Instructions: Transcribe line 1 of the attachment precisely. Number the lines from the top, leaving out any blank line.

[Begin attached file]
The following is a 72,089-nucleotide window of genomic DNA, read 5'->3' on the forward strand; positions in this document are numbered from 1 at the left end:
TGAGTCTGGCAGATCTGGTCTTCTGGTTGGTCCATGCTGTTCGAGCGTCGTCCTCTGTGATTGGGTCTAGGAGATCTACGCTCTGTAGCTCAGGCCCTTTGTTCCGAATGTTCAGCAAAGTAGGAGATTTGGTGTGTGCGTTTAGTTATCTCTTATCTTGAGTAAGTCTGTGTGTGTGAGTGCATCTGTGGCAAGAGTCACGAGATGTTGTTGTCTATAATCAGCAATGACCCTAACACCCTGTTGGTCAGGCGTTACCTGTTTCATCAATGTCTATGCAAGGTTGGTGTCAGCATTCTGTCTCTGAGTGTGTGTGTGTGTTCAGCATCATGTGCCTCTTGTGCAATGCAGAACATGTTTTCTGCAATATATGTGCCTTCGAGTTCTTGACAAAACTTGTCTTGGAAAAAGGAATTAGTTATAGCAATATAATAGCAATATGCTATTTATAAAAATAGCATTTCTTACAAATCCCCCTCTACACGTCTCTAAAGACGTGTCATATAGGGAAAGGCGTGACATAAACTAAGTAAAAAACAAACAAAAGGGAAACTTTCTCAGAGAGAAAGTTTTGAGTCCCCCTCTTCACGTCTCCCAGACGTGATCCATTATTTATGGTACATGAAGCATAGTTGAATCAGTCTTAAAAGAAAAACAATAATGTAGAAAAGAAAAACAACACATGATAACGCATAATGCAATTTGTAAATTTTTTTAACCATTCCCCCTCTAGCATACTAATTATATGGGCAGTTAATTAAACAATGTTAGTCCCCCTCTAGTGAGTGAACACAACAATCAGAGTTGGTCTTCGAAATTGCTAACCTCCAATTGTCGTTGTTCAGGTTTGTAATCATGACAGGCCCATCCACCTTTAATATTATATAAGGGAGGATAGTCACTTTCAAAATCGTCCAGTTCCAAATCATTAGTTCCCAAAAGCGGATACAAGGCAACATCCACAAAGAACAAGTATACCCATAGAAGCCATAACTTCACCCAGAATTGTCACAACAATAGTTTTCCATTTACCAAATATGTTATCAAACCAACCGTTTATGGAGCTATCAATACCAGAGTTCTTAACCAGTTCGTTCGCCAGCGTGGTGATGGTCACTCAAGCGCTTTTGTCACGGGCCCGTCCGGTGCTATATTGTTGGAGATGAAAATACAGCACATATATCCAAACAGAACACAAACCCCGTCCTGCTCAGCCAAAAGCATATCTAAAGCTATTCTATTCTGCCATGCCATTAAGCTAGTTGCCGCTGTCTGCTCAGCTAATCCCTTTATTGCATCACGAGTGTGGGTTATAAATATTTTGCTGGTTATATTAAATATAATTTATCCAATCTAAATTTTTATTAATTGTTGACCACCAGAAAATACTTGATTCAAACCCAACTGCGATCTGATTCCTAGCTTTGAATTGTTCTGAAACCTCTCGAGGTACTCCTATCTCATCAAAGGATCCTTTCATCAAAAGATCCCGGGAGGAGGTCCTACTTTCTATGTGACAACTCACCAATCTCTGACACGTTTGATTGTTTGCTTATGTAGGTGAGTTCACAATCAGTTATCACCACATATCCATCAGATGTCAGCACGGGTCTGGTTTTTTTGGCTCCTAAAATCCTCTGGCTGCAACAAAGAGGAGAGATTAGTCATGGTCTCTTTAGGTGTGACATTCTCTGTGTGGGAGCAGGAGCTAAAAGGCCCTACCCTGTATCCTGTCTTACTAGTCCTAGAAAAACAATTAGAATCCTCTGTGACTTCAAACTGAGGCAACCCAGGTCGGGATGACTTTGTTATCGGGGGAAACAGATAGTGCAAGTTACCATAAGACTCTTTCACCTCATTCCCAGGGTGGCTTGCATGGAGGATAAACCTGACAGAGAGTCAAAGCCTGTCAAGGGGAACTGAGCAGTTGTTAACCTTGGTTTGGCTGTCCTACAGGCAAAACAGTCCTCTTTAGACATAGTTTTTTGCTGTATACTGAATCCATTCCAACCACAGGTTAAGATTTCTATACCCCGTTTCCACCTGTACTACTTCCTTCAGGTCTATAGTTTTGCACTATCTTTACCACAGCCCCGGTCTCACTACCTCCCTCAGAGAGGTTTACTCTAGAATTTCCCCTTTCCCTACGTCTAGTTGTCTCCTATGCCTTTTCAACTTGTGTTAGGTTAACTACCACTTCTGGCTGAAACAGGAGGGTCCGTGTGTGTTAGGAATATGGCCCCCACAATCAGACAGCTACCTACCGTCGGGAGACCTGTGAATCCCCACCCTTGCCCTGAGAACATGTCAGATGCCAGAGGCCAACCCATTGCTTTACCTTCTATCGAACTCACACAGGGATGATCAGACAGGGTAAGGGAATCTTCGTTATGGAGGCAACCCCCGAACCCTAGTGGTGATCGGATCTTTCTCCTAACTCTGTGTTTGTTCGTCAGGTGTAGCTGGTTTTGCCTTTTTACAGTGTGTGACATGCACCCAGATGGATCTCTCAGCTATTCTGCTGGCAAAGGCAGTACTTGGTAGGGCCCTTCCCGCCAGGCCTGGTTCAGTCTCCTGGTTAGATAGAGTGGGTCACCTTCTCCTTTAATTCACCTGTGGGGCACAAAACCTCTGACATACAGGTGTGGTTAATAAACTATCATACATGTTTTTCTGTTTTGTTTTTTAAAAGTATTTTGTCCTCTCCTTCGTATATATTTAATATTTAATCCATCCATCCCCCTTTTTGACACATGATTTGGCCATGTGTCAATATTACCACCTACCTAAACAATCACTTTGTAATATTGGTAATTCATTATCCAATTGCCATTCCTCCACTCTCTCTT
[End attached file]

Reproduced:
The following is a 72,089-nucleotide window of genomic DNA, read 5'->3' on the forward strand; positions in this document are numbered from 1 at the left end: